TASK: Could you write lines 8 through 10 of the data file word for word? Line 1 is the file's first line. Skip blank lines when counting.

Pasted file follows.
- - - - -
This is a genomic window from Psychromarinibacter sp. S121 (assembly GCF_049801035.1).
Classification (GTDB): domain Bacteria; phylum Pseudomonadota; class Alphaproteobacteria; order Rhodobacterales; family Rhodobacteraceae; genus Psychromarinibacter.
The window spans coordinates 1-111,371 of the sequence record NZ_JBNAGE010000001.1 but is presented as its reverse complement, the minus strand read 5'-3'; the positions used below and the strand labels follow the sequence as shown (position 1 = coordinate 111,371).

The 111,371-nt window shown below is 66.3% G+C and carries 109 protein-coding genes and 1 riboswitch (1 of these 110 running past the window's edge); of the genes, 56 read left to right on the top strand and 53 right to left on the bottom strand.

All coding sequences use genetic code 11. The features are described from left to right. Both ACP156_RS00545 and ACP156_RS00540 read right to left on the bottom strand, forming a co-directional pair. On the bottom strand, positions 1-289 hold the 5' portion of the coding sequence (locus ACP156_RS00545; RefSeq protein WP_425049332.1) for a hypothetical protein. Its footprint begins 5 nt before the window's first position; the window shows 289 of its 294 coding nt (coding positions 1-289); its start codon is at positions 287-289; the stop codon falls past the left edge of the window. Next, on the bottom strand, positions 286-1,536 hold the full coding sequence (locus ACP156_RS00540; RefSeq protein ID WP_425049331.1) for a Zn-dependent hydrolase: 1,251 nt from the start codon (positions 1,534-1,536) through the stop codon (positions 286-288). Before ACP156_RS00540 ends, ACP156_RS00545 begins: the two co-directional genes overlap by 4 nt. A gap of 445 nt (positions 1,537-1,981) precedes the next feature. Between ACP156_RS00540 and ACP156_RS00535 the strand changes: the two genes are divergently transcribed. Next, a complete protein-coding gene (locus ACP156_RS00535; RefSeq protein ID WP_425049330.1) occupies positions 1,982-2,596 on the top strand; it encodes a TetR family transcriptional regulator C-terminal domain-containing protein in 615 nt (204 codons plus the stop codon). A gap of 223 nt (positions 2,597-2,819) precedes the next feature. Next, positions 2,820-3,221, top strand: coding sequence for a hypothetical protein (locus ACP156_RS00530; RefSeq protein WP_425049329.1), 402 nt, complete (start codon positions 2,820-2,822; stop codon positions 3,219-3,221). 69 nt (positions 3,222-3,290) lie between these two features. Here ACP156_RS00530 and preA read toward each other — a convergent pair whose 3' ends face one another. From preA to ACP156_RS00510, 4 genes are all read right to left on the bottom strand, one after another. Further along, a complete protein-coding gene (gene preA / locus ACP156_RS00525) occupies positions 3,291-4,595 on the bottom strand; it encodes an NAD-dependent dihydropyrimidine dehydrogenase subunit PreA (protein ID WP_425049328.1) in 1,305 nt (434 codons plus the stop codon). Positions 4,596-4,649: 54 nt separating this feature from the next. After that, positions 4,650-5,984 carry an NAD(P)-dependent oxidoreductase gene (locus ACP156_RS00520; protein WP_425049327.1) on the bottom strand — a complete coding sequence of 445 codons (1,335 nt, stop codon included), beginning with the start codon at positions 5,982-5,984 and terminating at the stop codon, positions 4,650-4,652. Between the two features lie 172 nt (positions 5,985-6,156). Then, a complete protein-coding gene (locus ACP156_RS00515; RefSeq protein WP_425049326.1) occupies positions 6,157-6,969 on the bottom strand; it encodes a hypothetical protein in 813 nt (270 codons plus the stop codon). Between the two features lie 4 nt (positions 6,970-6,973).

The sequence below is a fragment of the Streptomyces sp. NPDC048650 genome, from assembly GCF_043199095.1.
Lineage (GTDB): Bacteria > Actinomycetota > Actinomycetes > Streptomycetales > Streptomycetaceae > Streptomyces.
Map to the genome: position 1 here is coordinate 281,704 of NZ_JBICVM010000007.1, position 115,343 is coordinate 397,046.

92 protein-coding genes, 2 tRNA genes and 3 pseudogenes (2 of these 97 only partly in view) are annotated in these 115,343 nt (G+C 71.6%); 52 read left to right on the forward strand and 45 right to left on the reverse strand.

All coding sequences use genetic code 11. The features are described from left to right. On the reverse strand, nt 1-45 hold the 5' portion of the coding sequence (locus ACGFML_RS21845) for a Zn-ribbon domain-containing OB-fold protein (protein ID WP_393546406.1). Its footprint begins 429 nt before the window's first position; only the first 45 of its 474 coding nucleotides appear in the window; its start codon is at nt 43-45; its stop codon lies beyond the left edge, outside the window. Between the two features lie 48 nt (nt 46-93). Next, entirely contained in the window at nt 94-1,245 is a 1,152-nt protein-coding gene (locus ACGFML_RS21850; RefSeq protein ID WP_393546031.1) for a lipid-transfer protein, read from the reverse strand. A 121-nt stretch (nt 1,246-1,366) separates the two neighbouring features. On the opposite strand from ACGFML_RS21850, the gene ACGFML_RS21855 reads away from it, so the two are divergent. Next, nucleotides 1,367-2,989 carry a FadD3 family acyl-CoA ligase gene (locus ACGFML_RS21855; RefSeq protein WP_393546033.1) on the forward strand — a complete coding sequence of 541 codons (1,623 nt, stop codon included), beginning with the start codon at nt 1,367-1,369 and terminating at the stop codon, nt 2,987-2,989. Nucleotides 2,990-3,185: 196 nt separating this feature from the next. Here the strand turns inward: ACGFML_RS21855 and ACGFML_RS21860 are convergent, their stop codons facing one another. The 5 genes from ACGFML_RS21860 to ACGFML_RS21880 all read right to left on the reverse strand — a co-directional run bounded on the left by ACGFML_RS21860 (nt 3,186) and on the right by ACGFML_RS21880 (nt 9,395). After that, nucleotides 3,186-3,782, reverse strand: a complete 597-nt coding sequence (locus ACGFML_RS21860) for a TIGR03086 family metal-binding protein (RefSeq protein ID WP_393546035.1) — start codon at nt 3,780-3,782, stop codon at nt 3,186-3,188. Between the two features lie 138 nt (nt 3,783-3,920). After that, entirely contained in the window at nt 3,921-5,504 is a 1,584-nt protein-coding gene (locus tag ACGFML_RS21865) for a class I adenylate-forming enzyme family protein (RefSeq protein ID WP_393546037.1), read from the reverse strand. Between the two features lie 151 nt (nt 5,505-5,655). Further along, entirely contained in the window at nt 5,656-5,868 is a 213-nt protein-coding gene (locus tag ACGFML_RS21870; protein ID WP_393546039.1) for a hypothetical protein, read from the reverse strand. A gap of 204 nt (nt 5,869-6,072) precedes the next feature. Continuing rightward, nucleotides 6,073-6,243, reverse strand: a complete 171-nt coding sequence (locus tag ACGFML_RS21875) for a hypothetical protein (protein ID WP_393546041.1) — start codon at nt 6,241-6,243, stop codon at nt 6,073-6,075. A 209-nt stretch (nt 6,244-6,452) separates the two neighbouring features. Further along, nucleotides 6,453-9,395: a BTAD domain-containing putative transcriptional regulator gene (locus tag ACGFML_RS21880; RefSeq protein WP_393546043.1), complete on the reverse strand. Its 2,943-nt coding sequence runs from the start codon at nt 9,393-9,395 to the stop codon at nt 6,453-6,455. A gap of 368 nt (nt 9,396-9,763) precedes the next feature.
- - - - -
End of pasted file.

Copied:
Map to the genome: position 1 here is coordinate 281,704 of NZ_JBICVM010000007.1, position 115,343 is coordinate 397,046.

92 protein-coding genes, 2 tRNA genes and 3 pseudogenes (2 of these 97 only partly in view) are annotated in these 115,343 nt (G+C 71.6%); 52 read left to right on the forward strand and 45 right to left on the reverse strand.

All coding sequences use genetic code 11. The features are described from left to right. On the reverse strand, nt 1-45 hold the 5' portion of the coding sequence (locus ACGFML_RS21845) for a Zn-ribbon domain-containing OB-fold protein (protein ID WP_393546406.1). Its footprint begins 429 nt before the window's first position; only the first 45 of its 474 coding nucleotides appear in the window; its start codon is at nt 43-45; its stop codon lies beyond the left edge, outside the window. Between the two features lie 48 nt (nt 46-93). Next, entirely contained in the window at nt 94-1,245 is a 1,152-nt protein-coding gene (locus ACGFML_RS21850; RefSeq protein ID WP_393546031.1) for a lipid-transfer protein, read from the reverse strand. A 121-nt stretch (nt 1,246-1,366) separates the two neighbouring features. On the opposite strand from ACGFML_RS21850, the gene ACGFML_RS21855 reads away from it, so the two are divergent. Next, nucleotides 1,367-2,989 carry a FadD3 family acyl-CoA ligase gene (locus ACGFML_RS21855; RefSeq protein WP_393546033.1) on the forward strand — a complete coding sequence of 541 codons (1,623 nt, stop codon included), beginning with the start codon at nt 1,367-1,369 and terminating at the stop codon, nt 2,987-2,989. Nucleotides 2,990-3,185: 196 nt separating this feature from the next. Here the strand turns inward: ACGFML_RS21855 and ACGFML_RS21860 are convergent, their stop codons facing one another. The 5 genes from ACGFML_RS21860 to ACGFML_RS21880 all read right to left on the reverse strand — a co-directional run bounded on the left by ACGFML_RS21860 (nt 3,186) and on the right by ACGFML_RS21880 (nt 9,395). After that, nucleotides 3,186-3,782, reverse strand: a complete 597-nt coding sequence (locus ACGFML_RS21860) for a TIGR03086 family metal-binding protein (RefSeq protein ID WP_393546035.1) — start codon at nt 3,780-3,782, stop codon at nt 3,186-3,188. Between the two features lie 138 nt (nt 3,783-3,920). After that, entirely contained in the window at nt 3,921-5,504 is a 1,584-nt protein-coding gene (locus tag ACGFML_RS21865) for a class I adenylate-forming enzyme family protein (RefSeq protein ID WP_393546037.1), read from the reverse strand. Between the two features lie 151 nt (nt 5,505-5,655). Further along, entirely contained in the window at nt 5,656-5,868 is a 213-nt protein-coding gene (locus tag ACGFML_RS21870; protein ID WP_393546039.1) for a hypothetical protein, read from the reverse strand. A gap of 204 nt (nt 5,869-6,072) precedes the next feature. Continuing rightward, nucleotides 6,073-6,243, reverse strand: a complete 171-nt coding sequence (locus tag ACGFML_RS21875) for a hypothetical protein (protein ID WP_393546041.1) — start codon at nt 6,241-6,243, stop codon at nt 6,073-6,075. A 209-nt stretch (nt 6,244-6,452) separates the two neighbouring features. Further along, nucleotides 6,453-9,395: a BTAD domain-containing putative transcriptional regulator gene (locus tag ACGFML_RS21880; RefSeq protein WP_393546043.1), complete on the reverse strand. Its 2,943-nt coding sequence runs from the start codon at nt 9,393-9,395 to the stop codon at nt 6,453-6,455. A gap of 368 nt (nt 9,396-9,763) precedes the next feature.